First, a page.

Guest contributor Daniel West (Head of Product Liability at Horwich Farrelly) considers the role product liability is likely to play in resolving claims involving collisions caused by autonomous vehicles (AVs) driving themselves.


When discussing civil liability, the Law Commission (LC) said in its joint report on AVs (published on 26.01.22; see Automated Vehicles | Law Commission) that “product liability law is likely to play only a limited role in the regulation of self-driving” (see 13.27). Some might think that a rather bold statement – particularly given the considerable uncertainty as to how the AV industry will develop and how both the AV and insurance industries will respond to compensation claims under the Automated and Electric Vehicles Act 2018 (the AEVA). Below, we have sought to unpick why the LC appears to think that product liability will have such a limited part to play, before considering the ways in which (we say) product liability may in fact have a more prominent role once we start to see automated driving systems in use on UK roads – particularly if current sales, insurance and ownership models are maintained.

The legislative framework

The LC considered civil liability in the context of AVs in chapter 13 of its report. It outlined the legislative regime introduced by the AEVA, including that Section 2(1) of the AEVA introduces a form of strict liability on insurers of AVs for any ‘damage’ resulting from a collision caused by an AV driving itself. ‘Damage’ is defined as death or personal injury or any property damage save for certain exceptions, which includes damage to the automated vehicle itself. The type of person who can make a claim under the AEVA is not restricted and includes the ‘user-in-charge’, i.e., the person in the vehicle who can operate the controls and who is required to take over following a transition demand.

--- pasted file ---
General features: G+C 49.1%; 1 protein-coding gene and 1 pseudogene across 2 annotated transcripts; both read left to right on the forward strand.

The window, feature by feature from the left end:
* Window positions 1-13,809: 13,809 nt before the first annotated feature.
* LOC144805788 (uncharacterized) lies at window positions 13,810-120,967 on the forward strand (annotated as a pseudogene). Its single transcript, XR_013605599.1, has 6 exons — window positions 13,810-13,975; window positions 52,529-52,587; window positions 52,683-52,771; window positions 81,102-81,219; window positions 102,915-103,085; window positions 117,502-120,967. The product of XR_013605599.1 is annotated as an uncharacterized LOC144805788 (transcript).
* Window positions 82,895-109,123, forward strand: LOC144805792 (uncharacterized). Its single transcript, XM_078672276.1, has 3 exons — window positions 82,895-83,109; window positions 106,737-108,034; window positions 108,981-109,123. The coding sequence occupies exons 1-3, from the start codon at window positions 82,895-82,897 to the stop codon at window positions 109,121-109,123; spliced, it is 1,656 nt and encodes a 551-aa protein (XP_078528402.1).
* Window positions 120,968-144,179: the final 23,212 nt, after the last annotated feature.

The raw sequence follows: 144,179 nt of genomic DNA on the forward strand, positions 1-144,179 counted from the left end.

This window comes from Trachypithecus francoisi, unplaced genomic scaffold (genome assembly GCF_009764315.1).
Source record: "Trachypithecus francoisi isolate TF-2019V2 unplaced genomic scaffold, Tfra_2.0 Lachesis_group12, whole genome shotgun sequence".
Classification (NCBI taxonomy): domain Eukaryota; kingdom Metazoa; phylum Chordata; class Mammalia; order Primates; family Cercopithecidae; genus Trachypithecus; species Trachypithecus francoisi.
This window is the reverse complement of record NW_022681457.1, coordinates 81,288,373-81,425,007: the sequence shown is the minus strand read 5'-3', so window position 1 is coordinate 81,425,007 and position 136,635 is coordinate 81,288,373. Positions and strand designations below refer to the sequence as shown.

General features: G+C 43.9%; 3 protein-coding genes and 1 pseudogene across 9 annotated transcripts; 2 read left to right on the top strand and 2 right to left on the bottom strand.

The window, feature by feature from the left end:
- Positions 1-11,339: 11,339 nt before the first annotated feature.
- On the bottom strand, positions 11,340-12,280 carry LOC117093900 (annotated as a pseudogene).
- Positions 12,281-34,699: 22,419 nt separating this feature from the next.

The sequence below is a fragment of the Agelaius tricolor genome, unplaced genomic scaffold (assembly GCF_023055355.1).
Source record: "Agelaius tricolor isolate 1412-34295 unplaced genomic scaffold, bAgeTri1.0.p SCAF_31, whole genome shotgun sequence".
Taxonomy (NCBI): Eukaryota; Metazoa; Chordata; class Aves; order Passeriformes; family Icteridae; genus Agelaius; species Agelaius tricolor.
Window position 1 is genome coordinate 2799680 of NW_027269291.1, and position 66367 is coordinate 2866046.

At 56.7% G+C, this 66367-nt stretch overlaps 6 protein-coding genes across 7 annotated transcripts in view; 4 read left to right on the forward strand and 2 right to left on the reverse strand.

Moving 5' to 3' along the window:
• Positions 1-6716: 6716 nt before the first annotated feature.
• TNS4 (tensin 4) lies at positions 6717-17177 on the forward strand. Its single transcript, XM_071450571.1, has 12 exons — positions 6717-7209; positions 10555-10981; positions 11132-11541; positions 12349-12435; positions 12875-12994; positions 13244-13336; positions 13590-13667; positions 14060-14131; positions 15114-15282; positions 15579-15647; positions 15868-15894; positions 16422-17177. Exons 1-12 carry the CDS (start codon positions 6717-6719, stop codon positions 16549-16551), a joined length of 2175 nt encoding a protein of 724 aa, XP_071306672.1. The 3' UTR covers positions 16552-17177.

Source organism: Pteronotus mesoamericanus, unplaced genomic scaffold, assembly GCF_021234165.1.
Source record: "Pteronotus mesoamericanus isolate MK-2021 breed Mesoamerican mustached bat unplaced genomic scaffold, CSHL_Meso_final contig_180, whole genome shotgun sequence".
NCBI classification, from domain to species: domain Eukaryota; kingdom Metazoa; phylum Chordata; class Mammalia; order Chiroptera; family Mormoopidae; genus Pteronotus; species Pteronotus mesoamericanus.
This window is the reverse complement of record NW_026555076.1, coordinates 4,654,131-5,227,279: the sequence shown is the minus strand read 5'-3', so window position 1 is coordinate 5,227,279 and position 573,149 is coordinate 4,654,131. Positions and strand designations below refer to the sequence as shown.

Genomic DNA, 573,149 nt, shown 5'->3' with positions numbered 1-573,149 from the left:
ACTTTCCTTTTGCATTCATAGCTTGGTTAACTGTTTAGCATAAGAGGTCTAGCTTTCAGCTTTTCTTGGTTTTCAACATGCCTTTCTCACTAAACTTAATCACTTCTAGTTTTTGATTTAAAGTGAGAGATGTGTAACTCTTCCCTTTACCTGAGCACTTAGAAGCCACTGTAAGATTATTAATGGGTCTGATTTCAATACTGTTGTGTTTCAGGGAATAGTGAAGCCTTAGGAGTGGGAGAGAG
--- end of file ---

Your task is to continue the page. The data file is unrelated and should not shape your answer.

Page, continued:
Section 5(1) of the AEVA then permits an insurer which has settled a claim under Section 2(1) (whether by judgment or agreement) to claim against “any other person liable to the injured party in respect of the accident”. (It’s worth noting here that the insured would have had the same right of recovery under the Civil Liability (Contribution) Act 1978, but the AEVA takes away this right in lieu of the right under Section 5(1).)

The Law Commission’s view on the role of product liability